Extreme fluctuations:NoPopulation severely fragmented:No
No. of subpopulations:10Continuing decline in subpopulations:Yes
Extreme fluctuations in subpopulations:NoAll individuals in one subpopulation:No

Habitat and Ecology [top]

Habitat and Ecology:

Leadbeater's Possum is a nocturnal, arboreal species that spends its day in tree hollows. Its diet mainly consists of exudates from trees and to a lesser extent arthropods (Smith 1984).

Optimum habitat for Leadbeater's Possum is a regenerating or uneven-aged Ash forest with a dense understorey of Acacia trees and an ample supply of old hollow trees. The species’ occurrence and population size is strongly linked to nest hollow availability (e.g. Lindenmayer et al. 1991, 2013).

Leadbeater’s Possums do not occur on burned sites until required conditions have returned (Lindenmayer et al. pers. comm., 2014a in Threatened Species Scientific Committee 2015).

The occurrence and quality of habitat is primarily determined by patterns of successional change and stand development resulting from disturbance, such as past wildfires and timber harvesting operations. Regrowth from the 1939 wildfires, combined with fire-killed remnants of mature forest, has provided abundant feeding and nesting habitat during the last 30 years.

Older aged and mixed aged forest containing live hollow-bearing trees also support populations of Leadbeater's Possum, although not in the same high densities that can be found in suitable regrowth forests. The role, however, of these suboptimal forests in the medium-term will be critical for conservation of the species. These forests are not subject to a rapid decline in habitat suitability that is predicted to occur in current high value habitat regrowth forests. Older aged forest and mixed aged forest with hollow-bearing trees and a low occurrence of wattles are defined as potentially optimum habitat because of their potential to become optimum in the short term (<30 years), as a result of natural or deliberate disturbance.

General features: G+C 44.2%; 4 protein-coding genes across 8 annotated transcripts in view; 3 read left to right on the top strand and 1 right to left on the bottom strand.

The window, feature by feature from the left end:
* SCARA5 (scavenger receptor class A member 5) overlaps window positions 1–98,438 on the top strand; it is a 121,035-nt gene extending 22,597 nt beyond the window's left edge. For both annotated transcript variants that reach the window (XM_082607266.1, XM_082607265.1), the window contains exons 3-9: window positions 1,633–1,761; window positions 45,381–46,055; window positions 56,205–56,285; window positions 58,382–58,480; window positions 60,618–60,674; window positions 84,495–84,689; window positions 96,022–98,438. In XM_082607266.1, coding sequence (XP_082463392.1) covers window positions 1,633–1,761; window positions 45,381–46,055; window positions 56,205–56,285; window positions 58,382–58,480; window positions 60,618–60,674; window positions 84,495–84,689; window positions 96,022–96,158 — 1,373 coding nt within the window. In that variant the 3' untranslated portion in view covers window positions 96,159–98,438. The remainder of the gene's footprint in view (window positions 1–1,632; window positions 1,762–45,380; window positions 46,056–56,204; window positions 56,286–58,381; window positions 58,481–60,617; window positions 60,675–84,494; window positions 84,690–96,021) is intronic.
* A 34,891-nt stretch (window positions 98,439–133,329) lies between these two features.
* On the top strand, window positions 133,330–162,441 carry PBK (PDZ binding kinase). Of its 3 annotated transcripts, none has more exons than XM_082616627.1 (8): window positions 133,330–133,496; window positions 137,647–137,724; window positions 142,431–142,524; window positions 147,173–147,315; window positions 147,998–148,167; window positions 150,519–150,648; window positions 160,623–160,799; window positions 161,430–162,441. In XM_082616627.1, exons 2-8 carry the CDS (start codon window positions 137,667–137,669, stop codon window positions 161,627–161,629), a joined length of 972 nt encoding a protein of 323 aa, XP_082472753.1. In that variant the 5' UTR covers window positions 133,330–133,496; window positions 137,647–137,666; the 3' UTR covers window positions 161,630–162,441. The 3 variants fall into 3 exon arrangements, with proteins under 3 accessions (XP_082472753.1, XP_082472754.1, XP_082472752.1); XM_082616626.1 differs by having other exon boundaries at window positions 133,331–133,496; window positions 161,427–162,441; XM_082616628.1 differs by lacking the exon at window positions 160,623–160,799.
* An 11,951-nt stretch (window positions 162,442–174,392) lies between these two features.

In surveys to identify current strongholds after the 2009 fires, sites most likely to be occupied by Leadbeater’s Possum were generally characterised by lush, unburnt vegetation in gullies in areas that had relatively low summer temperatures and high summer rainfall (Lumsden et al. 2013).

Continuing decline in area, extent and/or quality of habitat:Yes
Generation Length (years):6
Movement patterns:Not a Migrant

Threats [top]

Major Threat(s): This species is heavily dependent on old trees, and fire-killed remnants that are rapidly decaying and falling over. Recruitment of suitable hollows, used for shelter and breeding, is very slow. The long-term viability of habitat in mature and mixed aged forests is threatened by wildfires and some timber harvesting practices. The species and its remnant habitat also are closely tied to a narrow set of climatic conditions that could be severely affected by global warming (Lindenmayer et al. 1991).

Conservation Actions [top]